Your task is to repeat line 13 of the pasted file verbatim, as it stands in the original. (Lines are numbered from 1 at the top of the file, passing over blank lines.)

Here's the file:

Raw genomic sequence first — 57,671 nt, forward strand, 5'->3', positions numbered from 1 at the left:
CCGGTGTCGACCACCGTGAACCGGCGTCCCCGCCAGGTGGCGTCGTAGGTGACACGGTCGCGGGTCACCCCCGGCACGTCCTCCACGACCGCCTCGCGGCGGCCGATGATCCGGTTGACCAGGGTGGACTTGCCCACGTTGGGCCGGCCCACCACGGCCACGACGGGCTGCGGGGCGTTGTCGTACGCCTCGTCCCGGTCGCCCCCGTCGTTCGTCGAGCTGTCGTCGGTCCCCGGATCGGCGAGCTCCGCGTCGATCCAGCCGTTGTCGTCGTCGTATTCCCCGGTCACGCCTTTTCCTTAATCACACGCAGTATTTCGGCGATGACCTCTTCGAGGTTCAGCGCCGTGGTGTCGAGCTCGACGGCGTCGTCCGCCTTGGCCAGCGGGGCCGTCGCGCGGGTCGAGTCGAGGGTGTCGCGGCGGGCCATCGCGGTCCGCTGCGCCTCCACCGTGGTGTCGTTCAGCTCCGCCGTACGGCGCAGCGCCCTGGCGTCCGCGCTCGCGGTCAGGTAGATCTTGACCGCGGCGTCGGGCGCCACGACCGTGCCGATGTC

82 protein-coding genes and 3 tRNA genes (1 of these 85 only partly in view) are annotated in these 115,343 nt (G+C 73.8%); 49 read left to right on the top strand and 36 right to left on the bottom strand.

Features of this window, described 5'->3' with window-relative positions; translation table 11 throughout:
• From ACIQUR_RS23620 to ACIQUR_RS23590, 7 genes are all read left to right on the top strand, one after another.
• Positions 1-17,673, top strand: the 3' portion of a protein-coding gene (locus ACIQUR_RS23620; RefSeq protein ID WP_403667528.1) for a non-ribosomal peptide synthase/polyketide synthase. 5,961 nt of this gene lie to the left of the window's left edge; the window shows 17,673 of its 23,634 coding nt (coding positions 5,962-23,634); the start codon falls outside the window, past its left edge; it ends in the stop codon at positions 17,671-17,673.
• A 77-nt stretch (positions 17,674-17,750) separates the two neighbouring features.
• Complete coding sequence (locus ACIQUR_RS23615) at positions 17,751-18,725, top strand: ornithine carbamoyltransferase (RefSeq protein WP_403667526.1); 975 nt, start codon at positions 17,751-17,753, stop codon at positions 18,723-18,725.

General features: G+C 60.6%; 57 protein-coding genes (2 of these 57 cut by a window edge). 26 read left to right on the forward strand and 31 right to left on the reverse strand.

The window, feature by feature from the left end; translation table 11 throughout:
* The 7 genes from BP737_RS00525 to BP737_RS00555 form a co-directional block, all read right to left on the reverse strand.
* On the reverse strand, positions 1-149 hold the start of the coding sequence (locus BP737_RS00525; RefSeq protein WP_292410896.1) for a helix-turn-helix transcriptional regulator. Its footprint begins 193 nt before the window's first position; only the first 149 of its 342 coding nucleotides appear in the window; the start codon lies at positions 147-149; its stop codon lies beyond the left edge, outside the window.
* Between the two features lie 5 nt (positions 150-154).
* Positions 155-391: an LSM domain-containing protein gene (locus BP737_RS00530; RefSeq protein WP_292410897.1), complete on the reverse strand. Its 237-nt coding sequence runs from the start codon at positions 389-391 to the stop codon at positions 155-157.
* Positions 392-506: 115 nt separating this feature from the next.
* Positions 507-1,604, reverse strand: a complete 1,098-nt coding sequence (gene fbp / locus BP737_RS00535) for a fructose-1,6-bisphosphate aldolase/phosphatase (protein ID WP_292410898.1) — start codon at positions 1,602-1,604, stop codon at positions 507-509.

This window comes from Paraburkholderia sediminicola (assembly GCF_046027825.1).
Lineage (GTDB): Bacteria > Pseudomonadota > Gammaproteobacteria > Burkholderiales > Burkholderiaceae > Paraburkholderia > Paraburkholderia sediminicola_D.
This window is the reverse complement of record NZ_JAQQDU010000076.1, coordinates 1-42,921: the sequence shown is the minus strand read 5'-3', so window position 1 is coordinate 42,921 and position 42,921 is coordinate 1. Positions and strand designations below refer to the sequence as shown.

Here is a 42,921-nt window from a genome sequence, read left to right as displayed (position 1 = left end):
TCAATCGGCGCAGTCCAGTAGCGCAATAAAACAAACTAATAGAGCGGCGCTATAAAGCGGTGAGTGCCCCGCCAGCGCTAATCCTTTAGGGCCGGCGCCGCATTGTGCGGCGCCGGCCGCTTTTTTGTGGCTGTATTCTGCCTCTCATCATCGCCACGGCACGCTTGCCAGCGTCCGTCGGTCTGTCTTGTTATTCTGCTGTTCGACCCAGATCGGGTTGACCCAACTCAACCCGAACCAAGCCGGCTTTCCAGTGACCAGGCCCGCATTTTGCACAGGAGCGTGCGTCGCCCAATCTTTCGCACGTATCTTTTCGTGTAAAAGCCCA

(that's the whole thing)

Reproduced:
* Between the two features lie 5 nt (positions 150-154).